The server-side nature of Vaadin Flow often causes concerns for those who evaluate it: The UI must be slow, as the UI logic is on the server and the “chatty” connection will bring the server to its knees. In this era, it can be hard to convince your boss or fellow engineers in the face of these preconceptions, even though the typical performance issues in Vaadin applications are exactly the same as in your existing Angular application: Slow database queries and browser rendering performance.
Testing and trying it yourself is the way to go and we have just decided to make that a bit easier by deploying a server-side Tetris game (with sources) to a simple demo environment. If you can play Tetris implemented using server-side logic, you can for sure implement your “grids and forms style” business application, as well. And, it also makes it really fun to test the capability of Vaadin Flow for your next project!
Tetris demo app
The application is an up-to-date (14.6.1) version of an older example app that we have used to demonstrate our “server push” feature. It is by no means optimised, neither for UX nor for hosting, but its purpose is to demonstrate what server latency means in 2021. Unlike typical Vaadin components that automatically compensate for the server round trip, the app brutally redraws the UI state using the HTML5 Canvas API, after each key press and twice per second.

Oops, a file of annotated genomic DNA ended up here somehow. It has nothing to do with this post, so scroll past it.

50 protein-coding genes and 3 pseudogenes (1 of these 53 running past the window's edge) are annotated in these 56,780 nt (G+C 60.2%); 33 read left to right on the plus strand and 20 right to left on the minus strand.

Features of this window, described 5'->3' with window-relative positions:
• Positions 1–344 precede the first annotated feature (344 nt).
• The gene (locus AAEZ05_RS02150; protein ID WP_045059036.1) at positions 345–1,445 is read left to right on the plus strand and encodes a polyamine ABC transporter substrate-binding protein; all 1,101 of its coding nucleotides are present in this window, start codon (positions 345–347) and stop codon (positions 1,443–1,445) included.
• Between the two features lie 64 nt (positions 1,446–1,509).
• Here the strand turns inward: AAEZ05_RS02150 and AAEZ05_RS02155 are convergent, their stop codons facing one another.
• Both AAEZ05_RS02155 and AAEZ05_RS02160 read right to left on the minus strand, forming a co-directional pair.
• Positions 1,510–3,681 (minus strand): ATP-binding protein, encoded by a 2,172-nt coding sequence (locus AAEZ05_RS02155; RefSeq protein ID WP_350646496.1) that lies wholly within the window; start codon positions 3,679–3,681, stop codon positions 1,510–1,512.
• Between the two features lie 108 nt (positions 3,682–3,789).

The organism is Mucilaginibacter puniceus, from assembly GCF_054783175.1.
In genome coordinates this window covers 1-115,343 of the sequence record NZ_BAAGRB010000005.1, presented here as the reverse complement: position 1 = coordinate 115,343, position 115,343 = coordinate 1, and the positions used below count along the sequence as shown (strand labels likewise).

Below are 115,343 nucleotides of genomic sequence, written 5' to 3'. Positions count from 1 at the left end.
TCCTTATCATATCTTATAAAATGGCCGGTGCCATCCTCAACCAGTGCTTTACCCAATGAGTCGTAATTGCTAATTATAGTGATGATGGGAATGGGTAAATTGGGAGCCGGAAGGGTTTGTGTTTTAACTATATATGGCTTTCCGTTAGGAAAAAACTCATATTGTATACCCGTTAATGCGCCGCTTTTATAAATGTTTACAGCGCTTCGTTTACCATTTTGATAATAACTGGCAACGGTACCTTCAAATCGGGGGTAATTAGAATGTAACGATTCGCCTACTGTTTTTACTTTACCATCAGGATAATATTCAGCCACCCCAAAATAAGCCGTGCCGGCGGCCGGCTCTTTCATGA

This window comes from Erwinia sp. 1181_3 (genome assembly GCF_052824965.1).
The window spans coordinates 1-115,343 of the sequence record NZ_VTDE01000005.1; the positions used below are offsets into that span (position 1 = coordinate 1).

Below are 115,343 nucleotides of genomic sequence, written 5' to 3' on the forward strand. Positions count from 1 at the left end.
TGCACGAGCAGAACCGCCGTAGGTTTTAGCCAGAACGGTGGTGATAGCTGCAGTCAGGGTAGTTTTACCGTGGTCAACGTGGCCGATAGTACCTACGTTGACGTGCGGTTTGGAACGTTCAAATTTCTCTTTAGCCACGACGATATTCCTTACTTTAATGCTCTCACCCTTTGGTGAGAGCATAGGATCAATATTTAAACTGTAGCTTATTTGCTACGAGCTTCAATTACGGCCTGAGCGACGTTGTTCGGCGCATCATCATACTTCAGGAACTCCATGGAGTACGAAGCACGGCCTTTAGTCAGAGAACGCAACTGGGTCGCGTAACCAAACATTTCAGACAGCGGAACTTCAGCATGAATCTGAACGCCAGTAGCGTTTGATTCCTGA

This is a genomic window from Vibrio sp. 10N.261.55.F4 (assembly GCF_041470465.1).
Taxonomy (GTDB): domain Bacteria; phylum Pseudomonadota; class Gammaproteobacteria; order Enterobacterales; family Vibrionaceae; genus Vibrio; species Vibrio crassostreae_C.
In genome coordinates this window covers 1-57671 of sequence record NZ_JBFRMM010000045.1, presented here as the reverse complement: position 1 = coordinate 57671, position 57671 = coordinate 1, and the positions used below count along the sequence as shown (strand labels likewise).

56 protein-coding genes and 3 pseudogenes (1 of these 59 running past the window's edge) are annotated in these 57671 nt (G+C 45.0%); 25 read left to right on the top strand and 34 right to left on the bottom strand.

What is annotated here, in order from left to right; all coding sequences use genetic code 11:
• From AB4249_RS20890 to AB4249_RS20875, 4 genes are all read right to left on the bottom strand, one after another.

The demo, running at tetris.demo.vaadin.com, is currently deployed on a couple of servers, which are geographically load-balanced by AWS Route 53. You should automatically get the closest server of the cluster, but if you want to see how an interactive game like this suffers from the server-side round-trip, go ahead and manually pick a server from a different continent:
- tetris-euw1.demo.vaadin.com (EU/Ireland)
- tetris-use1.demo.vaadin.com (US East/Ohio)
- tetris-usw2.demo.vaadin.com (US West/Oregon)
- tetris-apse2.demo.vaadin.com (Australia/Sydney)
The demo now also makes some trivial calculations to estimate the number of players the active node can host. The UI shows both the current CPU usage of the server and memory details, and the estimate of maximum players is calculated based on memory usage. The EC2 instances are of type
t3.small, which are – well – small: 2 gigs of RAM, 1.5 gigs for the JVM. These should still be able to host thousands, or even tens of thousands, of simultaneous players, based on the memory consumption estimates.
CPU is seldom a problem for Vaadin applications. We haven’t run scalability tests against the setup, but our educated guess is that the first bottleneck in this system would be the maximum number of sockets on the OS or JVM level. The non-optimised setup has nginx as front-proxy, in front of the actual Spring Boot application (because we had a ready-made template for it to enable https), which consumes 3x more sockets than it would need when serving directly via Java server. By fine-tuning OS variables, sockets shouldn’t be a problem either.
Interested in developing your own Vaadin Flow app? Go to start.vaadin.com to configure and download a free starter!